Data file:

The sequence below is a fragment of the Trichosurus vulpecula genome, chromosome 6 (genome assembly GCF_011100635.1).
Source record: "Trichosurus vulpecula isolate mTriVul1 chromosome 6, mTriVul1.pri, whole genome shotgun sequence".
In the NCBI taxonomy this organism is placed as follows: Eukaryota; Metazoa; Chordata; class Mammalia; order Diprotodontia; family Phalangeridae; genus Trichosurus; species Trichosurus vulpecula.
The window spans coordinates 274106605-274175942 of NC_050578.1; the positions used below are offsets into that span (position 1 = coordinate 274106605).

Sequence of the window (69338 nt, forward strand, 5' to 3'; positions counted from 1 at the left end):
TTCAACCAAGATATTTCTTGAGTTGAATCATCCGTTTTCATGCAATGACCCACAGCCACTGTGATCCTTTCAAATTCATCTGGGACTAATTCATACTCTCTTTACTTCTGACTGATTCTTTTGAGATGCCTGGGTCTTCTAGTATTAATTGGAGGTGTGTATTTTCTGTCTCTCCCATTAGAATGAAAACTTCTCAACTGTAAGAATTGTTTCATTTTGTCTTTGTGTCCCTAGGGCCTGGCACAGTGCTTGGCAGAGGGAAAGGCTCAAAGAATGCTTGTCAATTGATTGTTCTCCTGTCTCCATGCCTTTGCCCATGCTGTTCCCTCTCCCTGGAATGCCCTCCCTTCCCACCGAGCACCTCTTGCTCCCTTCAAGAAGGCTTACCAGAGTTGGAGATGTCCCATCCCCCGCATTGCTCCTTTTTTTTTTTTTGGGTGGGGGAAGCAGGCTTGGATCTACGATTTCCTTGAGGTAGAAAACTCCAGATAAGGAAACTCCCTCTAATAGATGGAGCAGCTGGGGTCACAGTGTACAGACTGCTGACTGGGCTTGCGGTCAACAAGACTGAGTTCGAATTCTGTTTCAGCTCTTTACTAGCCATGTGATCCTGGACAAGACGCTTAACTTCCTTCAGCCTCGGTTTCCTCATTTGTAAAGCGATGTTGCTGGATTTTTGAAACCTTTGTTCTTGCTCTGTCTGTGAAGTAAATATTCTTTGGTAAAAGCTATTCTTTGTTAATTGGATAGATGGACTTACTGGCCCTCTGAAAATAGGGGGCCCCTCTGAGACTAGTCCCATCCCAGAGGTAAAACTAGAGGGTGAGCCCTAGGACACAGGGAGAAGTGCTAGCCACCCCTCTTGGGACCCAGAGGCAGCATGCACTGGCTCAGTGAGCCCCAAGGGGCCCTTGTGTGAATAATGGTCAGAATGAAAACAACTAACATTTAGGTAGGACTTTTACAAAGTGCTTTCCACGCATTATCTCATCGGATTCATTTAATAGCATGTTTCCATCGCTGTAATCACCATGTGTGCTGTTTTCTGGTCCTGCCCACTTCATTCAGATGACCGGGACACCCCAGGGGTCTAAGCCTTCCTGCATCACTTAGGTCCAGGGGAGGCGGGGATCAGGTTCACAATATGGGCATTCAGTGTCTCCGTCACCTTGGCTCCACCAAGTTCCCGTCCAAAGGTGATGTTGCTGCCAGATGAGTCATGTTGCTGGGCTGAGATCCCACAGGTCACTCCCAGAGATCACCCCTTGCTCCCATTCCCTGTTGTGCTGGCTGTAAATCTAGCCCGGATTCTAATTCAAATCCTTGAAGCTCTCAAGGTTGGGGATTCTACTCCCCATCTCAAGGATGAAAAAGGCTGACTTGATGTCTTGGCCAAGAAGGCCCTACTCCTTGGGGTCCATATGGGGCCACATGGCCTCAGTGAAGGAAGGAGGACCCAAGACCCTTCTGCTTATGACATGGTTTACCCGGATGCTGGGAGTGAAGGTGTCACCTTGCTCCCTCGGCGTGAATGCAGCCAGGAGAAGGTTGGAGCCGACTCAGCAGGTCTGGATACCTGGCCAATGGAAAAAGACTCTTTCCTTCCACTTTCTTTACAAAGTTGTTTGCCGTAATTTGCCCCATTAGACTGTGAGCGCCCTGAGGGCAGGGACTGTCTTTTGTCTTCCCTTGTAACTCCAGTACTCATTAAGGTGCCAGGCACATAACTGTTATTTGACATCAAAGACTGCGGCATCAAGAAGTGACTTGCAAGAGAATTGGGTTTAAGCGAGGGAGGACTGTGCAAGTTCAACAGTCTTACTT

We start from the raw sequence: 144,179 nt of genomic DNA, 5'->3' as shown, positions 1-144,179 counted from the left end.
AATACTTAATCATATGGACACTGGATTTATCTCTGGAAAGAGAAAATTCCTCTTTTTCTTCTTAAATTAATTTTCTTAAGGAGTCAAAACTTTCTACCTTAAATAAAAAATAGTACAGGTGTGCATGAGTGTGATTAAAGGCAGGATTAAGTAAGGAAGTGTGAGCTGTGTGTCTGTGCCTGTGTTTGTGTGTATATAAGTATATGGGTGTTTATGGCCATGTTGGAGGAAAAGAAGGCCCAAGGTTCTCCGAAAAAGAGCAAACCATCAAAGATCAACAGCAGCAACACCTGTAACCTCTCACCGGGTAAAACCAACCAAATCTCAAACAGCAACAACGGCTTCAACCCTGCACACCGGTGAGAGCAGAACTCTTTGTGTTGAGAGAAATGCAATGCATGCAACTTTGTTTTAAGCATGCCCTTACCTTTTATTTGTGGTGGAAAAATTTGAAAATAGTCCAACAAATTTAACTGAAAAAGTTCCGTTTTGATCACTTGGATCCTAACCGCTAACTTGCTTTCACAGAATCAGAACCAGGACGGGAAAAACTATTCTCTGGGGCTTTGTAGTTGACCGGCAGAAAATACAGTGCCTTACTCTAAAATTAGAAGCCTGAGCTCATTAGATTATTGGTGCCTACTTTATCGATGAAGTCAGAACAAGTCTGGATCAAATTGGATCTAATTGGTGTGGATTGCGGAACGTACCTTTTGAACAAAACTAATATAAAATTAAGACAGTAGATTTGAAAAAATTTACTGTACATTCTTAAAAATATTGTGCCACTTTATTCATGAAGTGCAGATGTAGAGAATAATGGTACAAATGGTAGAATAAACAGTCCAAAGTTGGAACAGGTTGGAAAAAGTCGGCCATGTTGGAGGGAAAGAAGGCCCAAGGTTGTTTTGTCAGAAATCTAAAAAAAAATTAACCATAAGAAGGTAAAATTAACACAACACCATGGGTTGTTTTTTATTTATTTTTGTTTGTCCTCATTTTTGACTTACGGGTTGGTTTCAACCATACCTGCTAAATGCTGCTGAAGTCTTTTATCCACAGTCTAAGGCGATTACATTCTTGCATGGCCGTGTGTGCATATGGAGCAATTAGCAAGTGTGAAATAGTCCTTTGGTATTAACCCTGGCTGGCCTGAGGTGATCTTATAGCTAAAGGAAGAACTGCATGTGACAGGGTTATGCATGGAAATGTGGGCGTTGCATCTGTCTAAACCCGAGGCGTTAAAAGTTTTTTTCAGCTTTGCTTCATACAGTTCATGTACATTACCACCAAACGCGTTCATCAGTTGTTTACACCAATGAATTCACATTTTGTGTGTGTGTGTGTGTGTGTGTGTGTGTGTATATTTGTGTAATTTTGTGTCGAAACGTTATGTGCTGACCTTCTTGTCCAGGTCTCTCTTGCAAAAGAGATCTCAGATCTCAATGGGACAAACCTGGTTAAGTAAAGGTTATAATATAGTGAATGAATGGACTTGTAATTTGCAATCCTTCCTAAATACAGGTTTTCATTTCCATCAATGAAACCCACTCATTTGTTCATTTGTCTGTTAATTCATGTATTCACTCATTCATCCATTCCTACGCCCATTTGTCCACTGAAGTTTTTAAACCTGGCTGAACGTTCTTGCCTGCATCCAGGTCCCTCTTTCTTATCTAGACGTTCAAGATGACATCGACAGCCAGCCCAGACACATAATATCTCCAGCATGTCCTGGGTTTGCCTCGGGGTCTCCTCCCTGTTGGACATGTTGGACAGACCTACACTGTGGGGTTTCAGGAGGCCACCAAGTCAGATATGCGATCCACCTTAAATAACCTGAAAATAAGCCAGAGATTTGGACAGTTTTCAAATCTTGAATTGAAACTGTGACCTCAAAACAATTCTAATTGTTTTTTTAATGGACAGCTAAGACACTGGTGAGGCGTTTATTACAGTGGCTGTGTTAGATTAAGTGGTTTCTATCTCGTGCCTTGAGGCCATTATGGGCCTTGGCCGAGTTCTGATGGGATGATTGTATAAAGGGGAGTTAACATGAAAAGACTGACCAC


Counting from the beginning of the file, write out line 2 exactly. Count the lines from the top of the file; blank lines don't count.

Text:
Source record: "Trichosurus vulpecula isolate mTriVul1 chromosome 6, mTriVul1.pri, whole genome shotgun sequence".